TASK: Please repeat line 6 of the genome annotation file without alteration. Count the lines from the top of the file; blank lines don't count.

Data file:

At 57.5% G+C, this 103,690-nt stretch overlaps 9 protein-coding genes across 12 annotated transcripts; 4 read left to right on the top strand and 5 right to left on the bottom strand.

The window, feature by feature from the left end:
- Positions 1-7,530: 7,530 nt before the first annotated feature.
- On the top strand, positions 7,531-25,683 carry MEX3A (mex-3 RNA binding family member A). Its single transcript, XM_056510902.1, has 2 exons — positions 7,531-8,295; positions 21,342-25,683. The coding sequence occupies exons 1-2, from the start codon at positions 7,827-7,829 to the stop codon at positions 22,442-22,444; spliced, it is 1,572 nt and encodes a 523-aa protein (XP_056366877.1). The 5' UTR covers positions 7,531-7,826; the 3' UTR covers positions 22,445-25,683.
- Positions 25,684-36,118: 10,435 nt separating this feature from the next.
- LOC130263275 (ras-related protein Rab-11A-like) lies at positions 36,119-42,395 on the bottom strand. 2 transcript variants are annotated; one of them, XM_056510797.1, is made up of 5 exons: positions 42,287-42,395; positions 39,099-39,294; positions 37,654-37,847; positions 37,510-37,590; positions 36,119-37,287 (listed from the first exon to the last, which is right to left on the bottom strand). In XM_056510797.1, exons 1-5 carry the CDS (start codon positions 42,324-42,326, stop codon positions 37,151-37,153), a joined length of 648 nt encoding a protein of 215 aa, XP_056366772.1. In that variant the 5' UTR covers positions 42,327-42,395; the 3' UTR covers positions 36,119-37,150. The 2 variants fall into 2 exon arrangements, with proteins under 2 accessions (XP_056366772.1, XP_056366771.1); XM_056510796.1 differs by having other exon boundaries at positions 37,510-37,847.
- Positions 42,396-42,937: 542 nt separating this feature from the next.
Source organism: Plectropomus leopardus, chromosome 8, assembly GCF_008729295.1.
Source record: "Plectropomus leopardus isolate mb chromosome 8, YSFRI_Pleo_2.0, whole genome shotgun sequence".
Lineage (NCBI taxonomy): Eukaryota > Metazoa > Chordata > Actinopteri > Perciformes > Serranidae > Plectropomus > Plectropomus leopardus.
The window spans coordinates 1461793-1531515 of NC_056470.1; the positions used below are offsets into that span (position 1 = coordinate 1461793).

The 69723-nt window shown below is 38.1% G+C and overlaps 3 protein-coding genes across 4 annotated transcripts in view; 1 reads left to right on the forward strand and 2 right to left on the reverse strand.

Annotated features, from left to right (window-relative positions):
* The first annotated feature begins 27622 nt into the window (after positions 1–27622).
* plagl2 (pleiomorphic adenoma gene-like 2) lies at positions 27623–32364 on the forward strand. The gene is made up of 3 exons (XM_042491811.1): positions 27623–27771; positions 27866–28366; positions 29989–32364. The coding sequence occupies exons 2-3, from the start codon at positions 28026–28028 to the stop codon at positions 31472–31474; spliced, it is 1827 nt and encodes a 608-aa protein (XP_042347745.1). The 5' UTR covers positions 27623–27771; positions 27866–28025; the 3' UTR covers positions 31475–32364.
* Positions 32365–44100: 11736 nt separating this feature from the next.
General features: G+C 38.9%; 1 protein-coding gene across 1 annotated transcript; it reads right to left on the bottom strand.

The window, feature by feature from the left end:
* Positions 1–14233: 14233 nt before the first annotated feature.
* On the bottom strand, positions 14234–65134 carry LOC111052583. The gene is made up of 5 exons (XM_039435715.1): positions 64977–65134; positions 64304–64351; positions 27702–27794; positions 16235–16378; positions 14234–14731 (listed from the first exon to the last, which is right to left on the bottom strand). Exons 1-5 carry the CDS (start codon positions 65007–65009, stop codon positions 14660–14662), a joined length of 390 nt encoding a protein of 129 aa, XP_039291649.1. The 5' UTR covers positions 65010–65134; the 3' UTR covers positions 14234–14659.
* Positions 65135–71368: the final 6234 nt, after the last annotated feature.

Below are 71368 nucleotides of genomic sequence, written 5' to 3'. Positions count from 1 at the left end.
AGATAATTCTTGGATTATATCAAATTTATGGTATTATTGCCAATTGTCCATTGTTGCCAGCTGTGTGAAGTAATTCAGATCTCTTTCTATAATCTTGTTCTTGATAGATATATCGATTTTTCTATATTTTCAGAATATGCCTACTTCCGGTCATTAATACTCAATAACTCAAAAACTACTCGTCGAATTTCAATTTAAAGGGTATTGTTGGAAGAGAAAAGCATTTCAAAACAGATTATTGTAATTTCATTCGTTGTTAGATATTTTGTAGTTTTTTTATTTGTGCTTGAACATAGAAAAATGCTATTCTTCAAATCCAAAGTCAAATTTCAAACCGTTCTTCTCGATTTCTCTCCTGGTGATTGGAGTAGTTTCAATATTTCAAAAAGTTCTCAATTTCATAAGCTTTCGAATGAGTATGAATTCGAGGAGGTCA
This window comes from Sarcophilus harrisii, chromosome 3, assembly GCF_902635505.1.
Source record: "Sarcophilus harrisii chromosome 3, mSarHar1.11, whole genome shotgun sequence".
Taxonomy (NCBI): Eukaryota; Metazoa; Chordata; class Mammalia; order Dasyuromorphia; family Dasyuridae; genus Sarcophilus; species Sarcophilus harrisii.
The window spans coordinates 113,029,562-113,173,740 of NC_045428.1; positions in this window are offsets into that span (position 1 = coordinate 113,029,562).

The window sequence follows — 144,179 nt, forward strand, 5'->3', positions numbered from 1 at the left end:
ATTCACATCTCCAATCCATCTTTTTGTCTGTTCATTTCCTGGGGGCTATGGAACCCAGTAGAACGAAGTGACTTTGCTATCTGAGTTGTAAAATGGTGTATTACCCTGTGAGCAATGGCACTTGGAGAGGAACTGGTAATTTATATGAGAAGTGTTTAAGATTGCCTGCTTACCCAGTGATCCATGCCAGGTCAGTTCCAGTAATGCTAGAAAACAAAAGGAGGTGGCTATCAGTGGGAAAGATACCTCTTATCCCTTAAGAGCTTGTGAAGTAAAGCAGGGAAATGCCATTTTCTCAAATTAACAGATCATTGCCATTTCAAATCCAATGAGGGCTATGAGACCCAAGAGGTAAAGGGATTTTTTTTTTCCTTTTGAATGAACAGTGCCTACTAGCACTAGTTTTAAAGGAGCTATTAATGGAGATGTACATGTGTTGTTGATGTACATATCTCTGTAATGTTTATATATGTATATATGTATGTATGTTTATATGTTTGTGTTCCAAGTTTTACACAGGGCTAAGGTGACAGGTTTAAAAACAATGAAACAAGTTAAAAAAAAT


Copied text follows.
- LOC130263275 (ras-related protein Rab-11A-like) lies at positions 36,119-42,395 on the bottom strand. 2 transcript variants are annotated; one of them, XM_056510797.1, is made up of 5 exons: positions 42,287-42,395; positions 39,099-39,294; positions 37,654-37,847; positions 37,510-37,590; positions 36,119-37,287 (listed from the first exon to the last, which is right to left on the bottom strand). In XM_056510797.1, exons 1-5 carry the CDS (start codon positions 42,324-42,326, stop codon positions 37,151-37,153), a joined length of 648 nt encoding a protein of 215 aa, XP_056366772.1. In that variant the 5' UTR covers positions 42,327-42,395; the 3' UTR covers positions 36,119-37,150. The 2 variants fall into 2 exon arrangements, with proteins under 2 accessions (XP_056366772.1, XP_056366771.1); XM_056510796.1 differs by having other exon boundaries at positions 37,510-37,847.